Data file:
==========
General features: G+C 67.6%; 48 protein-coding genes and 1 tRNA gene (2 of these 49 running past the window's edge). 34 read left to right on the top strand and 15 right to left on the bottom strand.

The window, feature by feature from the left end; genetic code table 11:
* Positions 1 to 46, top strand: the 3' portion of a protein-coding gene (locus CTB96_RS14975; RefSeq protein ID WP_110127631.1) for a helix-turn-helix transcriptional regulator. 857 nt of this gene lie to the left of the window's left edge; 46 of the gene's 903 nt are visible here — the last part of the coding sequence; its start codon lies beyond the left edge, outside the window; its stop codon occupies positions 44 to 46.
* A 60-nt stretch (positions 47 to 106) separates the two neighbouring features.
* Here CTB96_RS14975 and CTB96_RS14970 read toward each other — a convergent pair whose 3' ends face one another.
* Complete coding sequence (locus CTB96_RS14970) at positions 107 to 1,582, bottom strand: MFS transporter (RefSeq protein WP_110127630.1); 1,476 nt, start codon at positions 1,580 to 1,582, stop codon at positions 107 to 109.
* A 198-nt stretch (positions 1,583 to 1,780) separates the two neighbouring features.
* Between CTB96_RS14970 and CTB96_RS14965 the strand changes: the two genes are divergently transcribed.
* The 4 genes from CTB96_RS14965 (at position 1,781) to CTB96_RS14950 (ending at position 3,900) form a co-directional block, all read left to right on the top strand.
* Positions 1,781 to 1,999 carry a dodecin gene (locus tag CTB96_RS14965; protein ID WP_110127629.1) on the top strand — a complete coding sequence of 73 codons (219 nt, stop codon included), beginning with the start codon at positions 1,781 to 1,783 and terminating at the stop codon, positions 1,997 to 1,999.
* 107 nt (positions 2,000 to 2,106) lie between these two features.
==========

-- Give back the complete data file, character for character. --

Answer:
General features: G+C 67.6%; 48 protein-coding genes and 1 tRNA gene (2 of these 49 running past the window's edge). 34 read left to right on the top strand and 15 right to left on the bottom strand.

The window, feature by feature from the left end; genetic code table 11:
* Positions 1 to 46, top strand: the 3' portion of a protein-coding gene (locus CTB96_RS14975; RefSeq protein ID WP_110127631.1) for a helix-turn-helix transcriptional regulator. 857 nt of this gene lie to the left of the window's left edge; 46 of the gene's 903 nt are visible here — the last part of the coding sequence; its start codon lies beyond the left edge, outside the window; its stop codon occupies positions 44 to 46.
* A 60-nt stretch (positions 47 to 106) separates the two neighbouring features.
* Here CTB96_RS14975 and CTB96_RS14970 read toward each other — a convergent pair whose 3' ends face one another.
* Complete coding sequence (locus CTB96_RS14970) at positions 107 to 1,582, bottom strand: MFS transporter (RefSeq protein WP_110127630.1); 1,476 nt, start codon at positions 1,580 to 1,582, stop codon at positions 107 to 109.
* A 198-nt stretch (positions 1,583 to 1,780) separates the two neighbouring features.
* Between CTB96_RS14970 and CTB96_RS14965 the strand changes: the two genes are divergently transcribed.
* The 4 genes from CTB96_RS14965 (at position 1,781) to CTB96_RS14950 (ending at position 3,900) form a co-directional block, all read left to right on the top strand.
* Positions 1,781 to 1,999 carry a dodecin gene (locus tag CTB96_RS14965; protein ID WP_110127629.1) on the top strand — a complete coding sequence of 73 codons (219 nt, stop codon included), beginning with the start codon at positions 1,781 to 1,783 and terminating at the stop codon, positions 1,997 to 1,999.
* 107 nt (positions 2,000 to 2,106) lie between these two features.